Continental leaders optimistic about Africa’s development

Image: Flickr - Adesha

By: Thandisizwe Mgudlwa – AfricaBrains

BUSINESS leaders, companies, academics, government officials including other professionals gathered in Cape Town this week to share ideas on how to bolster Africa’s development.

This happened at the 6th Africa Economic Forum where the continent’s best thinkers provided insight to what needed to be done urgently in creating a prosperous life for the continents poorer masses. Commenting on Africa’s prospects, South African Minister of Energy Dipuo Peters said : “In Southern Africa, gas reserves have grown rapidly in recent years to about 4,765 billion cubic feet (bcf), while recoverable reserves are estimated at 870 bcf according to BP Statistics. Angola currently tops the gas reserves distribution by country in the region, with about 271.8 billion cubic meters (m3) concentrated in Cabinda and environs, followed by Mozambique (127.4 billion m3) – the Pande and Temane fields, then Namibia (62.3 billion m3) – the Kudu fields, Tanzania (6.5 billion m3) and South Africa (27 million m3). She said new gas fields in Mozambique that were reported in 2011 are set to catapult Mozambique to the top. “They also augur well for regional trade and development, and provide a further strategic opportunity to lift the fortunes of the region and the continent.

“We should be asking ourselves and spare some thought on how these resources can be used to best serve sub-saharan Africa and the entire continent first. As South Africa, with a clear intent of creating a sustainable gas market in our country, we will continue to engage with our sister countries to find the best way of utilizing these resources, whilst making the necessary returns on investment. “We are of the view that SADC structures on energy should be integrated and mobilized. This is necessary because of the growing evidence that separate development planning in the end may cost end users more. It may be more effective to link the regions pipeline network for gas as well as petroleum products. These may be a more effective intervention than costly investment in road transport tankers and rail road cars”, she added Meanwhile, Minister of Trade and Industry Rob Davies encouraged more collaboration between countries on the continent for growth to happen on a larger scale. “We have realised for a long time that the African continent is inextricably linked to our own destiny.” “The real challenge is to turn that growth into a real developmental process. I think that the continent will not be able to continue indefinitely to have a commodities boom-driven growth. It will have to turn that commodities-driven growth into a serious effort to create value-added products,” warned Dr Davies The forum consisted of plenary sessions with leading speakers who came from various key countries saw business and governments dealing with basic necessities for Africa’s economic future.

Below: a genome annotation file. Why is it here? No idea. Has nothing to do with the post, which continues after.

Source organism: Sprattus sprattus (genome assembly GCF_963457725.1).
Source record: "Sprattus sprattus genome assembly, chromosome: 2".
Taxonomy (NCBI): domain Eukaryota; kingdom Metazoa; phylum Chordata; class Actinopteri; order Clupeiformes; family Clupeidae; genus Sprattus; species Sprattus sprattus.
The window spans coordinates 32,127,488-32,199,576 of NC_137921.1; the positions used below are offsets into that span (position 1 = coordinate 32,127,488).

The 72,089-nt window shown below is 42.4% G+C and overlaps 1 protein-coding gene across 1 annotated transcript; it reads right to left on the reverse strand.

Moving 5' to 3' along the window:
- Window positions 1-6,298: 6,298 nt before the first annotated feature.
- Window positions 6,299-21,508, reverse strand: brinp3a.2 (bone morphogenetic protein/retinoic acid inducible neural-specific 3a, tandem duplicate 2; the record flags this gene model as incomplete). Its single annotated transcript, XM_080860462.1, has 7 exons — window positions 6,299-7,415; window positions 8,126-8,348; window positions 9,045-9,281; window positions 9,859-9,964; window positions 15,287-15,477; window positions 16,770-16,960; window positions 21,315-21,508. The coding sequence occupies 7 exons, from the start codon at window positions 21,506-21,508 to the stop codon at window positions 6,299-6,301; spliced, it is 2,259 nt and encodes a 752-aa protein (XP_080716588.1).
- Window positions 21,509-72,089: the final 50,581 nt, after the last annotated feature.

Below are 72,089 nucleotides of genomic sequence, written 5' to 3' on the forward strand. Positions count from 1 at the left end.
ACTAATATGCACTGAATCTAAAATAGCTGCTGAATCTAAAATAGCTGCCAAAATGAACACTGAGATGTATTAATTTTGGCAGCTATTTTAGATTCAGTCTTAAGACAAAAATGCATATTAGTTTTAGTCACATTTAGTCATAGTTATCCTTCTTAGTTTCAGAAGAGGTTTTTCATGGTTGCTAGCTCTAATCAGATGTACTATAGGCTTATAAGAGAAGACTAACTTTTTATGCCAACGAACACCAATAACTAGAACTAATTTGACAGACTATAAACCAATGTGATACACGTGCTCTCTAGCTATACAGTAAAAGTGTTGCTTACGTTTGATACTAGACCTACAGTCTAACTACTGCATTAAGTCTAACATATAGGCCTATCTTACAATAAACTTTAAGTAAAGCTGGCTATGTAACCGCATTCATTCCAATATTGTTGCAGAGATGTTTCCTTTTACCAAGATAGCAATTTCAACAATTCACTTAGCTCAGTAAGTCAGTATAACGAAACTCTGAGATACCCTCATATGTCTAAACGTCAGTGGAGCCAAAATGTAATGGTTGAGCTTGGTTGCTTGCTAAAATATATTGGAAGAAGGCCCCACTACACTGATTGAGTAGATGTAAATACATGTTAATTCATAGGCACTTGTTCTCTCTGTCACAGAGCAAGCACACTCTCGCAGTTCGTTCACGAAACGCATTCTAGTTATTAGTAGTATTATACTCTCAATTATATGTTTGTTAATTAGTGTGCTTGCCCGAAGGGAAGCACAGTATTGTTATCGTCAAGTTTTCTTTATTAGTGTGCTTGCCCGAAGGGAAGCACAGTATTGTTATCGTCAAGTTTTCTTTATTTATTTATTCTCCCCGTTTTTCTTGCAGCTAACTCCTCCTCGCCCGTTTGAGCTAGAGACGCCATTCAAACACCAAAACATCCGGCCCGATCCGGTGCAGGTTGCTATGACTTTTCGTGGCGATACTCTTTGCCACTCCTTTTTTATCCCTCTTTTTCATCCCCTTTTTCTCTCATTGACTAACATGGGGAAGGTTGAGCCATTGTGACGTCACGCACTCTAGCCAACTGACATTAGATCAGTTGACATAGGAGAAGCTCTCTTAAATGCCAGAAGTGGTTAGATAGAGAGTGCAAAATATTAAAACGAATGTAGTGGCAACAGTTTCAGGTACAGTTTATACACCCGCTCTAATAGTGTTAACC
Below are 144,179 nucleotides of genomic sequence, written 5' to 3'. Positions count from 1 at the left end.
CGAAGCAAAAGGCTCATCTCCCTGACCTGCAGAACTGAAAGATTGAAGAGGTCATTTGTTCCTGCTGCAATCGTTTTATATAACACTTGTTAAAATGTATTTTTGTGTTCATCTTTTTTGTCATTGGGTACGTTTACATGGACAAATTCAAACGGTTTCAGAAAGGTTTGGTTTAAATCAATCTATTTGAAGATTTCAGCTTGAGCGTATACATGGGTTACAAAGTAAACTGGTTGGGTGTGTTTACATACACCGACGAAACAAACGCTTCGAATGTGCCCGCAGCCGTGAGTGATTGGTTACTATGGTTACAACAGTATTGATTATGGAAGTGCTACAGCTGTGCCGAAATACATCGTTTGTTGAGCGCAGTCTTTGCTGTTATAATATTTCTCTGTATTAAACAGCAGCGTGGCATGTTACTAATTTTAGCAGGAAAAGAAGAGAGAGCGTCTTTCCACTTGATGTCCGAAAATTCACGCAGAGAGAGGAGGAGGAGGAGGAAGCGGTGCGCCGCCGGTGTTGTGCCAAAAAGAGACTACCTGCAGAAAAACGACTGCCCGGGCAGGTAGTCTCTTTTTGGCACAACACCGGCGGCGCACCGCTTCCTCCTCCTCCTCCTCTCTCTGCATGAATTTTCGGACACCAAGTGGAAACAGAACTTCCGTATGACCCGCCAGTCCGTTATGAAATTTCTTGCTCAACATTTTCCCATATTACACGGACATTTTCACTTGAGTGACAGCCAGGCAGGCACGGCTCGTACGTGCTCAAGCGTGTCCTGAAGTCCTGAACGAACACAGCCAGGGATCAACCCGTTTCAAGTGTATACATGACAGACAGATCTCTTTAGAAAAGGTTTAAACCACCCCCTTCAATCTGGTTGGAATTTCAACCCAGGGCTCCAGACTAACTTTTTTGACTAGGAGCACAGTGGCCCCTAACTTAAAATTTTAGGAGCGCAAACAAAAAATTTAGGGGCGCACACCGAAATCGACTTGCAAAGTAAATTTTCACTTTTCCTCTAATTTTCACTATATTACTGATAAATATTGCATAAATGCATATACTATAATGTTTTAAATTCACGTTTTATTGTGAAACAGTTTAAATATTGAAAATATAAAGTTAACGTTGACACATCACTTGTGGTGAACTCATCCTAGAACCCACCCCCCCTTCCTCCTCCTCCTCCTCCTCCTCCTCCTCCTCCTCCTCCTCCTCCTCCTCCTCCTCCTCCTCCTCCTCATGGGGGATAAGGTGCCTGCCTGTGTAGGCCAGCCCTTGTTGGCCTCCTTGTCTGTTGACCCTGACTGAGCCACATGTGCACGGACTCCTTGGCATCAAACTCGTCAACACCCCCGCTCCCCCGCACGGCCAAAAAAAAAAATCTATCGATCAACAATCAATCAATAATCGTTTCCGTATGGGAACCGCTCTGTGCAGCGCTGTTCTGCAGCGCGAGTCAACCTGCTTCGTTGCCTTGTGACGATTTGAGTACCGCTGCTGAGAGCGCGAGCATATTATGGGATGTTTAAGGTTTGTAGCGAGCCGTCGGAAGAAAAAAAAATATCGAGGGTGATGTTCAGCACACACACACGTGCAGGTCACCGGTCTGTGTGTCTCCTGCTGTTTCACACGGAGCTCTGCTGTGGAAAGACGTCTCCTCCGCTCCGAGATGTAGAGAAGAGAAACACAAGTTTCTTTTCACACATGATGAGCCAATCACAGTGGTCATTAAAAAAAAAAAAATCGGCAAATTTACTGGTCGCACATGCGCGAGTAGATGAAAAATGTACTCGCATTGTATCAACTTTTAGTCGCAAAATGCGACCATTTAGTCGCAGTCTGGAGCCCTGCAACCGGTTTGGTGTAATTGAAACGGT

This event did not disappoint as it managed to focus on issues like the leading edge shifts in Africa’s evolving economic landscapes, critical investment and business concerns, Delegates expressed their satisfaction that Africa emerging role and strategic position within a highly-competitive and rapidly globalizing world received special focus.

Next year’s forum is to be held in Johannesburg, South Africa.